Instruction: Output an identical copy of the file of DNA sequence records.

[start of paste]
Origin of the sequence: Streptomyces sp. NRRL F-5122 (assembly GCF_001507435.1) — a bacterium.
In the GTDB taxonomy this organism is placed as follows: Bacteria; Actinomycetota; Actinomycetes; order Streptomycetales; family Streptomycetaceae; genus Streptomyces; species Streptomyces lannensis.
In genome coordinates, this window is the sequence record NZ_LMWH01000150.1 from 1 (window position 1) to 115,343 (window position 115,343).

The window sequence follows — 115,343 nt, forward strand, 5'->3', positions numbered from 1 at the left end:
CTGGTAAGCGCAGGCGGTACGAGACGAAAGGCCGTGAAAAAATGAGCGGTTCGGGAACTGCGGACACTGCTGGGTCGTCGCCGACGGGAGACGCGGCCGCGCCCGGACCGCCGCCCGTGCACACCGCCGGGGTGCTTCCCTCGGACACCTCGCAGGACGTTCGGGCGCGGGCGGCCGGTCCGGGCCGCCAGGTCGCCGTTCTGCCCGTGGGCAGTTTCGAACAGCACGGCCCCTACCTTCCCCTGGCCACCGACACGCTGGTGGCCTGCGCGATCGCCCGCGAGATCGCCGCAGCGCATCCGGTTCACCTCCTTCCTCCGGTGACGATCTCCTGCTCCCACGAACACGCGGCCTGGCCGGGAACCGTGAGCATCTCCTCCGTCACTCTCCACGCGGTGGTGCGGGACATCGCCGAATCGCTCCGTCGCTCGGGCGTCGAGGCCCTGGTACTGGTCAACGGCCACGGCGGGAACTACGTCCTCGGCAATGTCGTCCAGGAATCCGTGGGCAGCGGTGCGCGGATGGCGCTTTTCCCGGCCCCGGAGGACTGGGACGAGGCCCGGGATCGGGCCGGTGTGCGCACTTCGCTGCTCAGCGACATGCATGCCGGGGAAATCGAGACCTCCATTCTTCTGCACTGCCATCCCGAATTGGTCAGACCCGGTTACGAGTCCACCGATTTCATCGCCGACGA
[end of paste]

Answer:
Origin of the sequence: Streptomyces sp. NRRL F-5122 (assembly GCF_001507435.1) — a bacterium.
In the GTDB taxonomy this organism is placed as follows: Bacteria; Actinomycetota; Actinomycetes; order Streptomycetales; family Streptomycetaceae; genus Streptomyces; species Streptomyces lannensis.
In genome coordinates, this window is the sequence record NZ_LMWH01000150.1 from 1 (window position 1) to 115,343 (window position 115,343).

The window sequence follows — 115,343 nt, forward strand, 5'->3', positions numbered from 1 at the left end:
CTGGTAAGCGCAGGCGGTACGAGACGAAAGGCCGTGAAAAAATGAGCGGTTCGGGAACTGCGGACACTGCTGGGTCGTCGCCGACGGGAGACGCGGCCGCGCCCGGACCGCCGCCCGTGCACACCGCCGGGGTGCTTCCCTCGGACACCTCGCAGGACGTTCGGGCGCGGGCGGCCGGTCCGGGCCGCCAGGTCGCCGTTCTGCCCGTGGGCAGTTTCGAACAGCACGGCCCCTACCTTCCCCTGGCCACCGACACGCTGGTGGCCTGCGCGATCGCCCGCGAGATCGCCGCAGCGCATCCGGTTCACCTCCTTCCTCCGGTGACGATCTCCTGCTCCCACGAACACGCGGCCTGGCCGGGAACCGTGAGCATCTCCTCCGTCACTCTCCACGCGGTGGTGCGGGACATCGCCGAATCGCTCCGTCGCTCGGGCGTCGAGGCCCTGGTACTGGTCAACGGCCACGGCGGGAACTACGTCCTCGGCAATGTCGTCCAGGAATCCGTGGGCAGCGGTGCGCGGATGGCGCTTTTCCCGGCCCCGGAGGACTGGGACGAGGCCCGGGATCGGGCCGGTGTGCGCACTTCGCTGCTCAGCGACATGCATGCCGGGGAAATCGAGACCTCCATTCTTCTGCACTGCCATCCCGAATTGGTCAGACCCGGTTACGAGTCCACCGATTTCATCGCCGACGA